Anyway, I’m shaking that girl out, like the kinks in my weave.

Shake My Weave


Back to my abuse; In the end, both of my father’s parents died of cancer, and my mother honestly believed those deaths to be God’s justice for what they had done to us. And for what they did to me, her child. Instead of going to the police, she blamed me and “waited for God’s justice”.


And where is my father now, while we wait for that justice?

While I struggle with my mental health, and my mother has now lost her child?



And that is why I am an atheist. Because a little girl who deserved justice, had it stolen away from her by the people who should’ve been protecting her, using the name of a God that doesn’t exist.


And which is why I am now using my experiences, and also studying and MSc in Mental Health and Psychology, because in some way or another, I am going to help children who were once like me who needed the help and justice that I didn’t get. We don’t need any more fucked adults in this world do we?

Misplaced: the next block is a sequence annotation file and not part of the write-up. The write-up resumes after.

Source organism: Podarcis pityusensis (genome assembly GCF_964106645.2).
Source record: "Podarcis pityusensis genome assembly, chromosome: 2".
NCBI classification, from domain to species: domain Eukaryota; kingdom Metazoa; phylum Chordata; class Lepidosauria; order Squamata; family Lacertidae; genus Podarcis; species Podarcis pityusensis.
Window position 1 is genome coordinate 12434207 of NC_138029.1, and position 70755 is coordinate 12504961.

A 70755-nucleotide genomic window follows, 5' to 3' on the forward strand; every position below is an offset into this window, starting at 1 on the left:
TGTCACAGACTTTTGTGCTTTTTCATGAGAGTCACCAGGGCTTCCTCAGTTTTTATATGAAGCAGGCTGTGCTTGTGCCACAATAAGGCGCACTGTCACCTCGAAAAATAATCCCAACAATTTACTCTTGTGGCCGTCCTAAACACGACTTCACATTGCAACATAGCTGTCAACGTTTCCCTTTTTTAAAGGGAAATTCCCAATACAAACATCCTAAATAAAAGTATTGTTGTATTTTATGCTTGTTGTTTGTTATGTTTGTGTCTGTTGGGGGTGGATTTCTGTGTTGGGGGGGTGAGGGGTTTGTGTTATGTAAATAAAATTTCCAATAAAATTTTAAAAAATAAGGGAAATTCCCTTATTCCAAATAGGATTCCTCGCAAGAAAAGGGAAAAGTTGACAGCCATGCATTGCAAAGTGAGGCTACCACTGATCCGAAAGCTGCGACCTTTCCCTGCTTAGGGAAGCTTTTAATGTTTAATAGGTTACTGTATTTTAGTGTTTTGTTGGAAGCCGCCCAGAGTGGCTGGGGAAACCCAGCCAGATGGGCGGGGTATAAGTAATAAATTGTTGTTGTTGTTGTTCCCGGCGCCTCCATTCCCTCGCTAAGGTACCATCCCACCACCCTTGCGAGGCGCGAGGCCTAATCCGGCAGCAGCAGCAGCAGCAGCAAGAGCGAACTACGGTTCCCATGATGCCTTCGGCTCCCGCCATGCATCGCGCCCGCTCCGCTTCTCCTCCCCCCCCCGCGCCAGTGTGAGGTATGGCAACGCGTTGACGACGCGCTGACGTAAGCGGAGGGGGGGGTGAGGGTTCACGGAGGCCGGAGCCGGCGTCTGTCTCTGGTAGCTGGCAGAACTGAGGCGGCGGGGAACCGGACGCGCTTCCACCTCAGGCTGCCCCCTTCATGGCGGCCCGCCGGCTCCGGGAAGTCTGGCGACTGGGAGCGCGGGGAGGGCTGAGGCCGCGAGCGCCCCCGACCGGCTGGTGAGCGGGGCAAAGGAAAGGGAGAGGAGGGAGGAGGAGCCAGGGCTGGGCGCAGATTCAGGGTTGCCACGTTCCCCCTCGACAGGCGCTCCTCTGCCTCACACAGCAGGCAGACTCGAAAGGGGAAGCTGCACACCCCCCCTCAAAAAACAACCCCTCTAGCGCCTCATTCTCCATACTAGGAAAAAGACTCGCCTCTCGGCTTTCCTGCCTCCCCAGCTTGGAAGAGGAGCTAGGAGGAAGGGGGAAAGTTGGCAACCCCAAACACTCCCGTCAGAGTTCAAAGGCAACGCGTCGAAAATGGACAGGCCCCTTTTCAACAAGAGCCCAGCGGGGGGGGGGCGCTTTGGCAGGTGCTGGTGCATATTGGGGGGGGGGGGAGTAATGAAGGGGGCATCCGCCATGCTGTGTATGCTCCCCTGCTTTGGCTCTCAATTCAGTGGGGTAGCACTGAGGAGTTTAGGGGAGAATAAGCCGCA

I’m Cece Alexandra and I have Epilepsy. Since being diagnosed, my life has changed significantly. After studying and teaching Humanities and Literature for all of my adult life, I was bullied and lost my job a month before qualifying to become an English Teacher. Once you fail the Teacher Training course in England, you cannot ever retrain; I then became too sick to work because of my Epilepsy. I am now currently studying an MSc in Mental Health Psychology with the University of Liverpool. My disability provokes me into raising awareness for invisible disabilities, which I also actively partake in with Epilepsy Action. Part of that awareness is to help fight against invisible disability discrimination - I believe that this behaviour is not cognitively unconscious; modern society is actively partaking in a hierarchy of disabilities and I believe that there is not enough psychological research to prove this. I am also clinically interested in Cultural Psychology - particularly Collectivist Culture, and wish to pursue this further in my academic career.